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Thread: Do you have to charge Sales Tax?

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  1. Default Do you have to charge Sales Tax? 
    #1
    Join Date
    Jul 2012
    Posts
    8
    I'm curious if anyone has to charge and remit sales taxes to the state for the admission price? We are a first year haunt and I've found that our state mentions nothing about sales taxes for a haunted attraction, so I don't know if its exempt from sales tax or not.
     

  2. Default Oh yeah! 
    #2
    Join Date
    Feb 2012
    Location
    Atlantic City (area), NJ
    Posts
    224
    Don't know where you live but in this money grubbing state of NJ you must collect sales tax on nearly everything! Just like admission to a movie theater or an amusement park...the state wants their cut! Charities may be exempt but I would call your local tax office to double check. I know many businesses that folded because they "didn't think" they had to pay until the state came calling a few years down the road & added on their fines & penalties, couldn't pay & had to close their doors. The tax man can close you down quicker than anything...double check BEFORE opening...avoid the aggg! Just my 2 cents!



    P.
     

  3. Default  
    #3
    Join Date
    Dec 2011
    Posts
    613
    Quote Originally Posted by pickle View Post
    The tax man can close you down quicker than anything.
    Quicker than the Fire Marshall or the Building Inspector? Wow, that's frightening.

    Just when you think you have all of your compliance issues dealt with.



    Quote Originally Posted by C&D_Haunts View Post
    I'm curious if anyone has to charge and remit sales taxes to the state for the admission price? We are a first year haunt and I've found that our state mentions nothing about sales taxes for a haunted attraction, so I don't know if its exempt from sales tax or not.
    Just charge $10, $15, or $20 a ticket, "tax included", and then budget for whatever the tax rate is in your town or municipality, and round it up to the nearest whole number or so that gives you good numbers to work with. So, for instance, here in DFW, TX, the sales tax rate is 8.25%, so I would round it up to a nice, round 10% or so, to make the math easy. I'm not sure how sales tax rates figure into theatrical productions or attractions, but you get the idea. I'm sure it works in some similar way. (Allen would know.)

    So, for instance, if you had a $100 ticket with a tax rate of 8.25%, you'd pay $108.25. However, if your price is tax included, or that is to say $100 divided by 1.0825, then that's approx. $92.38 for the after-tax gross of the ticket, and $7.62 for the included tax.

    In proper haunt numbers:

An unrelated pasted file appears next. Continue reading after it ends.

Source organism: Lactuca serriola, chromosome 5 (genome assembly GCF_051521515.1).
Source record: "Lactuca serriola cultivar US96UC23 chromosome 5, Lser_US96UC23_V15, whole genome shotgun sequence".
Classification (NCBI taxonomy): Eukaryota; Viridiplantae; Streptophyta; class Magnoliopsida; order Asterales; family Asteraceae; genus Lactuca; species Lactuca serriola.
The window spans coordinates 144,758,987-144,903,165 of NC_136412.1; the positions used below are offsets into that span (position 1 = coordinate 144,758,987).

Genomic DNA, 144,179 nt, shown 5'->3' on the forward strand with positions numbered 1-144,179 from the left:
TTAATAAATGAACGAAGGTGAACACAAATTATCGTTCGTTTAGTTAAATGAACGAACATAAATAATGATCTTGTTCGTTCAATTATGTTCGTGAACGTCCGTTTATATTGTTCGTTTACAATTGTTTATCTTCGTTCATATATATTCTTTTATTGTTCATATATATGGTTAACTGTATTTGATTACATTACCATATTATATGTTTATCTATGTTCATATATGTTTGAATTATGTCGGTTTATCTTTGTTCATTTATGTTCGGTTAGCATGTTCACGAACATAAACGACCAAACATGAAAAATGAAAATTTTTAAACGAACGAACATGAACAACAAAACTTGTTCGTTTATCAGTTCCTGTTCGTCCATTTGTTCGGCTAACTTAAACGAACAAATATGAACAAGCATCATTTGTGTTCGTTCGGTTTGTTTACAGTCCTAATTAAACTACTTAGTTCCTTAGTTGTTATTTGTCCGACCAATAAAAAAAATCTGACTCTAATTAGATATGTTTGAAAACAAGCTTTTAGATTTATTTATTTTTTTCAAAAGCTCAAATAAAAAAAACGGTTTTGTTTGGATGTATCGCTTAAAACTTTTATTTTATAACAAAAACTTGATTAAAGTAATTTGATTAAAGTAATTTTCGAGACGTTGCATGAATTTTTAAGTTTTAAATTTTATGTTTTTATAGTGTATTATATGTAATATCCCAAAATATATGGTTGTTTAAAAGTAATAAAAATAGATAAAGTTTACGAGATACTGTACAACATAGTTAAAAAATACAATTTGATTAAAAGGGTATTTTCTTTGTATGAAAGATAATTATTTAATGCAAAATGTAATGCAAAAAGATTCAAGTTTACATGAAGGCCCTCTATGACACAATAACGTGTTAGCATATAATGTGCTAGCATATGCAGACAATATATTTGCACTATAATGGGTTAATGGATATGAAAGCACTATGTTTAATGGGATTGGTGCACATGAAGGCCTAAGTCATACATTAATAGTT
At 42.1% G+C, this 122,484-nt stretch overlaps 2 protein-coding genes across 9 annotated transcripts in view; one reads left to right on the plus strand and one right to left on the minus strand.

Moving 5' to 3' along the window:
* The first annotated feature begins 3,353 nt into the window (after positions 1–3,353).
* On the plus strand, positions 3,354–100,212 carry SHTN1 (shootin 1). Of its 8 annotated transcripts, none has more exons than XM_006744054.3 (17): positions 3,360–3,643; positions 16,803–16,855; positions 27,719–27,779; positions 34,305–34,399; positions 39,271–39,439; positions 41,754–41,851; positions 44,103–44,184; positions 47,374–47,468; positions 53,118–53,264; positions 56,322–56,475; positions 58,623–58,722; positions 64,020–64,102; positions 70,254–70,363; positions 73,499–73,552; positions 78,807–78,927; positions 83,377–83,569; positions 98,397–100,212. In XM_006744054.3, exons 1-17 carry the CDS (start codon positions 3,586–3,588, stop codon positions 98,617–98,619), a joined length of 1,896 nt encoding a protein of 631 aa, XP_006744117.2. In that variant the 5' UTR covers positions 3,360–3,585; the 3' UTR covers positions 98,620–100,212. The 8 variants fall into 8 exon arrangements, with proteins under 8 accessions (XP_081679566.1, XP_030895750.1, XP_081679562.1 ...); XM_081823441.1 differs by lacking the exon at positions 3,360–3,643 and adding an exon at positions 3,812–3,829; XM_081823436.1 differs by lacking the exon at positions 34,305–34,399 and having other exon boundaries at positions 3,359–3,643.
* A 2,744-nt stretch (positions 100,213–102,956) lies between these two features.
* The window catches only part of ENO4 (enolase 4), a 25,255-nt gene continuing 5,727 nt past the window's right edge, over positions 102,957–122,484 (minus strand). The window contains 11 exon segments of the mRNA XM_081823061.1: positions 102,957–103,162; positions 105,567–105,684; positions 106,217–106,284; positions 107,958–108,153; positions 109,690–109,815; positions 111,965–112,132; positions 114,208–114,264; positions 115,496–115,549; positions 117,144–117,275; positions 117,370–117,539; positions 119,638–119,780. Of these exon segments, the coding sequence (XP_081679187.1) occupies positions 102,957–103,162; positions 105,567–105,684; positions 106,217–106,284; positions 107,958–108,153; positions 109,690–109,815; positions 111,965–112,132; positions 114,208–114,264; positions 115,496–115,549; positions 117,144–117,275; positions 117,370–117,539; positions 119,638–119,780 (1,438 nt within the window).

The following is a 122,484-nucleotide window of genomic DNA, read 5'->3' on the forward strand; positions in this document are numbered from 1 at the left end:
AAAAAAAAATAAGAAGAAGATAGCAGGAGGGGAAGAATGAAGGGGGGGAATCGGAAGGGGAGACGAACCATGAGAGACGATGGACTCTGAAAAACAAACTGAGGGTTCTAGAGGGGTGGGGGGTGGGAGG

• For a $10 ticket, you are getting about $9.24 in after-tax gross, with approx. $0.76 saved for taxes.
    • For a $15 ticket, you are getting about $13.85 in after-tax gross, with approx. $1.15 saved for taxes.
    • For a $20 ticket, you are getting about $18.47 in after-tax gross, with approx. $1.53 saved for taxes.


    If we were to pick a nice rate that yields round numbers, like, say, a rate of 11.11%, then we should be more than covered, and get a nice windfall profit savings if we don't have to pay.

    To wit:

    • For a $10 ticket, you are getting about $9.00 in after-tax gross, with approx. $1.00 saved for taxes.
    • For a $15 ticket, you are getting about $13.50 in after-tax gross, with approx. $1.50 saved for taxes.
    • For a $20 ticket, you are getting about $18.00 in after-tax gross, with approx. $2.00 saved for taxes.



    Then, if the taxman comes knocking, he gets whatever he wants, and you breathe easy cuz you got it covered (unless your sales tax rate exceeds 11.11%, which I would classify as predatory). If the taxman doesn't come knocking, then you get a nice windfall profit of an additional 10%. Not a bad thing.

    Either way, you win, and don't have to worry about the money or the math on the front end, knowing you'll be covered when the day is done and it's time to count your chips.

    C.
     

  4. Default  
    #4
    Join Date
    Nov 2008
    Location
    Mesquite, TX
    Posts
    2,788
    Always pay sales tax. Include it in your admission and just charge a dollar more. Report honestly and save yourself the head ache later. Try to set yourself up so you pay annually instead of quarterly, otherwise you will need to file three forms at zero income and they could revoke the business permit for inactivity. Contact your states comptroller for all the info you need.
    Allen H
     

  5. Default  
    #5
    Join Date
    Dec 2010
    Location
    Blacksburg, SC
    Posts
    202
    Check with your state because in SC we pay an admissions tax instead of sales tax on any tickets and then any food/drinks/shirts etc. require sales tax. I was told at the last minute last year and if you don't have the permit displayed in your ticket booth it is something like a $500 per night fine and 30 days in jail, so who knows? haha
     

  6. Default Glad to be in NC/VA 
    #6
    Join Date
    Mar 2011
    Location
    Raleigh, NC
    Posts
    389
    Wow glad to be doing business in NC and VA. Here we do not pay sales tax on admission tickets. Just on merch sold. I verified this with the tax office when I tried getting a resale license, and they wouldnt give it to me because I did not sell merch at the time.
    Travis "Big T" Russell
    President
    Big T Productions Inc

    Owner and Operator of "The Plague" and "Camp Nightmare"

    Customer Quote of the year: "Damn, I pissed myself"
     

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